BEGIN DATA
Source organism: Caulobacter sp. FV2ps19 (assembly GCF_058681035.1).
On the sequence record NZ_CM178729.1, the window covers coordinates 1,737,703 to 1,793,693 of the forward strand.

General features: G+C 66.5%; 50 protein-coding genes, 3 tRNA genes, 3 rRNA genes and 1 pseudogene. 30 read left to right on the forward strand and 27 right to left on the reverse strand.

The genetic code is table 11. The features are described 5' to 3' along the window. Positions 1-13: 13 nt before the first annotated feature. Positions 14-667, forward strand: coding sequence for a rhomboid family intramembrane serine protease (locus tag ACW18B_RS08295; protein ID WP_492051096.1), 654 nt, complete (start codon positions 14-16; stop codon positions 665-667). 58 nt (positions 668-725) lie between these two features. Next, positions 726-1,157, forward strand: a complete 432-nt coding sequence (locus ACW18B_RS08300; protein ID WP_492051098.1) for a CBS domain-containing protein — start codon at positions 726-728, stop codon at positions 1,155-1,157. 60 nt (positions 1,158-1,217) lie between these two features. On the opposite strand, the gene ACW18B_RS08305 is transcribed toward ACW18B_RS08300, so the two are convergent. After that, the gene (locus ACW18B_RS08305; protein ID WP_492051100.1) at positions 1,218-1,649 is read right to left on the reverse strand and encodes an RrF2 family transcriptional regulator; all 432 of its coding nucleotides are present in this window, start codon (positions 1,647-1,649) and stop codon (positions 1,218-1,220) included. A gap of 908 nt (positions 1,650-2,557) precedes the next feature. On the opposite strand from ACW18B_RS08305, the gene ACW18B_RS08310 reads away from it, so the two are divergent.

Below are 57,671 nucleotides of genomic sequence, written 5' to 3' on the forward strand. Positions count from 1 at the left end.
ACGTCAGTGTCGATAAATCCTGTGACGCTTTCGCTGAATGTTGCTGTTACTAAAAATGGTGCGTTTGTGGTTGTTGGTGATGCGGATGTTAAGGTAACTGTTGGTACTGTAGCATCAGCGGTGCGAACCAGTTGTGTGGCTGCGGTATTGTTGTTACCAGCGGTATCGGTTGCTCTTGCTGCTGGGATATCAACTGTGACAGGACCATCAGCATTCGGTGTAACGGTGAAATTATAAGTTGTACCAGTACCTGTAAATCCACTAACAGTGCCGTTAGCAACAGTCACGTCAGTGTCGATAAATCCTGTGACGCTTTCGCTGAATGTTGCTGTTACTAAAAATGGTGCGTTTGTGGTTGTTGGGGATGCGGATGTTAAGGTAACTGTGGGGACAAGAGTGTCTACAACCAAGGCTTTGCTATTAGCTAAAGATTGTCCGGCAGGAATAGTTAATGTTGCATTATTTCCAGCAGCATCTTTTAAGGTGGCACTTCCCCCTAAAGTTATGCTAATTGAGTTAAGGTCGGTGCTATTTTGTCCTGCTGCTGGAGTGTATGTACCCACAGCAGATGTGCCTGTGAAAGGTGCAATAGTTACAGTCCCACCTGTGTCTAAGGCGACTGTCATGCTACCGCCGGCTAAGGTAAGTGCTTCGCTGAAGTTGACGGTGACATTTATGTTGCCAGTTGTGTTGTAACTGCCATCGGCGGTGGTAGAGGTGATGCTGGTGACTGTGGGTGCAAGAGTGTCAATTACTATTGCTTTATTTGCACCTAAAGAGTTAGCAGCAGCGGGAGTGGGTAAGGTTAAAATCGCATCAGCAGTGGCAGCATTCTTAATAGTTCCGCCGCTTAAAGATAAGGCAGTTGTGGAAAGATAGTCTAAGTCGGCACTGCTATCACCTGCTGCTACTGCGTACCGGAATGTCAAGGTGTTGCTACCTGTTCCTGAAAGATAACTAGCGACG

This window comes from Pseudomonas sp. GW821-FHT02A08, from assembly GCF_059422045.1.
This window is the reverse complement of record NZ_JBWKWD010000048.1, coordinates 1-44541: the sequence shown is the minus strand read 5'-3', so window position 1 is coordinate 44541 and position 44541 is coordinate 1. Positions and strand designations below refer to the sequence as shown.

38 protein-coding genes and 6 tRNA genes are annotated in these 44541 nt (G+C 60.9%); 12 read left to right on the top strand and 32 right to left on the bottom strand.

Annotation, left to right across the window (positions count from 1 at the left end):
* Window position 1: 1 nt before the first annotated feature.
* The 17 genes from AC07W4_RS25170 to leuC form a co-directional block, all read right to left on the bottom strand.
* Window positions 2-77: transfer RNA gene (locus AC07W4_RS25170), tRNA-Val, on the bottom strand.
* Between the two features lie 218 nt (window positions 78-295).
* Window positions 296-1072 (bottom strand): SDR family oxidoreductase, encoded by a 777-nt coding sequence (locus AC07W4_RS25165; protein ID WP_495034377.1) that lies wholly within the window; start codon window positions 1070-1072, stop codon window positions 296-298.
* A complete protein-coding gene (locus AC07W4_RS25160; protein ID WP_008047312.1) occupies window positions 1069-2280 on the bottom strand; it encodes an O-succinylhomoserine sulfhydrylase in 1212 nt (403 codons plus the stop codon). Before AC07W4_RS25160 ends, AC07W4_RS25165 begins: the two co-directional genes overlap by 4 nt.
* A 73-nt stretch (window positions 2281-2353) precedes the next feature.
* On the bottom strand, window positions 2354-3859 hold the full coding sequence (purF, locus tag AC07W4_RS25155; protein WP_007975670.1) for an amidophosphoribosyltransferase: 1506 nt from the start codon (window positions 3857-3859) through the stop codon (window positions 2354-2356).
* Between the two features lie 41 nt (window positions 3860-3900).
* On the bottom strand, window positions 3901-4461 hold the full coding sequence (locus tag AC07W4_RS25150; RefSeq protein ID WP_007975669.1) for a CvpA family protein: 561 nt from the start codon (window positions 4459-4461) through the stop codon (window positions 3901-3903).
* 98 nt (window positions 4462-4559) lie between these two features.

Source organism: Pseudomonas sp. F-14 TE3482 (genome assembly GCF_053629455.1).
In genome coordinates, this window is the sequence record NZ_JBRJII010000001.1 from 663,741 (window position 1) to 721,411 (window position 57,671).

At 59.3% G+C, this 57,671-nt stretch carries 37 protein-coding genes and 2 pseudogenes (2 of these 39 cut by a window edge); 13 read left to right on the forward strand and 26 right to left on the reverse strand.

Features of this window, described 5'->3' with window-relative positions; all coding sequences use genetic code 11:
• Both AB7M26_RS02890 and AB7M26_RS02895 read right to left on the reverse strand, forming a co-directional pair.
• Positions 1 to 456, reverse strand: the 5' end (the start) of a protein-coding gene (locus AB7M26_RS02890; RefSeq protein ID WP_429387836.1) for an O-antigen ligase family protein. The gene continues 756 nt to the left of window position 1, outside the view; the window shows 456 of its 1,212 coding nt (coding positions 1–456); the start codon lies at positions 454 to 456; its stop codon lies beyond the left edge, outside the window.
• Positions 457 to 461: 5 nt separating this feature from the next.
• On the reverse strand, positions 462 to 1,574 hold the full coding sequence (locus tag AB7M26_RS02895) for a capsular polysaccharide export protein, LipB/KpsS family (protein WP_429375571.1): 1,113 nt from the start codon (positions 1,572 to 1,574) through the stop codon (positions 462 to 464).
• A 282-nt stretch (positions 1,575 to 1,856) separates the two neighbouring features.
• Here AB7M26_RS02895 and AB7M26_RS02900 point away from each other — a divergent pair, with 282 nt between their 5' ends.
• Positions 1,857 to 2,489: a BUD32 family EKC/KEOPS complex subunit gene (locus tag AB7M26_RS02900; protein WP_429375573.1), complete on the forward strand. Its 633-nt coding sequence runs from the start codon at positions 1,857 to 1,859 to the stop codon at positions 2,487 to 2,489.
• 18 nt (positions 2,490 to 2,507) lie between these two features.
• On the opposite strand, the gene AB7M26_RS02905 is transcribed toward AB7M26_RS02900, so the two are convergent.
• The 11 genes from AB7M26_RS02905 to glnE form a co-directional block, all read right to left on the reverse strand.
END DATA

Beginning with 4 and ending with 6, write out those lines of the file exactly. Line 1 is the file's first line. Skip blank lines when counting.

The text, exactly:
The genetic code is table 11. The features are described 5' to 3' along the window. Positions 1-13: 13 nt before the first annotated feature. Positions 14-667, forward strand: coding sequence for a rhomboid family intramembrane serine protease (locus tag ACW18B_RS08295; protein ID WP_492051096.1), 654 nt, complete (start codon positions 14-16; stop codon positions 665-667). 58 nt (positions 668-725) lie between these two features. Next, positions 726-1,157, forward strand: a complete 432-nt coding sequence (locus ACW18B_RS08300; protein ID WP_492051098.1) for a CBS domain-containing protein — start codon at positions 726-728, stop codon at positions 1,155-1,157. 60 nt (positions 1,158-1,217) lie between these two features. On the opposite strand, the gene ACW18B_RS08305 is transcribed toward ACW18B_RS08300, so the two are convergent. After that, the gene (locus ACW18B_RS08305; protein ID WP_492051100.1) at positions 1,218-1,649 is read right to left on the reverse strand and encodes an RrF2 family transcriptional regulator; all 432 of its coding nucleotides are present in this window, start codon (positions 1,647-1,649) and stop codon (positions 1,218-1,220) included. A gap of 908 nt (positions 1,650-2,557) precedes the next feature. On the opposite strand from ACW18B_RS08305, the gene ACW18B_RS08310 reads away from it, so the two are divergent.

Below are 57,671 nucleotides of genomic sequence, written 5' to 3' on the forward strand. Positions count from 1 at the left end.
ACGTCAGTGTCGATAAATCCTGTGACGCTTTCGCTGAATGTTGCTGTTACTAAAAATGGTGCGTTTGTGGTTGTTGGTGATGCGGATGTTAAGGTAACTGTTGGTACTGTAGCATCAGCGGTGCGAACCAGTTGTGTGGCTGCGGTATTGTTGTTACCAGCGGTATCGGTTGCTCTTGCTGCTGGGATATCAACTGTGACAGGACCATCAGCATTCGGTGTAACGGTGAAATTATAAGTTGTACCAGTACCTGTAAATCCACTAACAGTGCCGTTAGCAACAGTCACGTCAGTGTCGATAAATCCTGTGACGCTTTCGCTGAATGTTGCTGTTACTAAAAATGGTGCGTTTGTGGTTGTTGGGGATGCGGATGTTAAGGTAACTGTGGGGACAAGAGTGTCTACAACCAAGGCTTTGCTATTAGCTAAAGATTGTCCGGCAGGAATAGTTAATGTTGCATTATTTCCAGCAGCATCTTTTAAGGTGGCACTTCCCCCTAAAGTTATGCTAATTGAGTTAAGGTCGGTGCTATTTTGTCCTGCTGCTGGAGTGTATGTACCCACAGCAGATGTGCCTGTGAAAGGTGCAATAGTTACAGTCCCACCTGTGTCTAAGGCGACTGTCATGCTACCGCCGGCTAAGGTAAGTGCTTCGCTGAAGTTGACGGTGACATTTATGTTGCCAGTTGTGTTGTAACTGCCATCGGCGGTGGTAGAGGTGATGCTGGTGACTGTGGGTGCAAGAGTGTCAATTACTATTGCTTTATTTGCACCTAAAGAGTTAGCAGCAGCGGGAGTGGGTAAGGTTAAAATCGCATCAGCAGTGGCAGCATTCTTAATAGTTCCGCCGCTTAAAGATAAGGCAGTTGTGGAAAGATAGTCTAAGTCGGCACTGCTATCACCTGCTGCTACTGCGTACCGGAATGTCAAGGTGTTGCTACCTGTTCCTGAAAGATAACTAGCGACG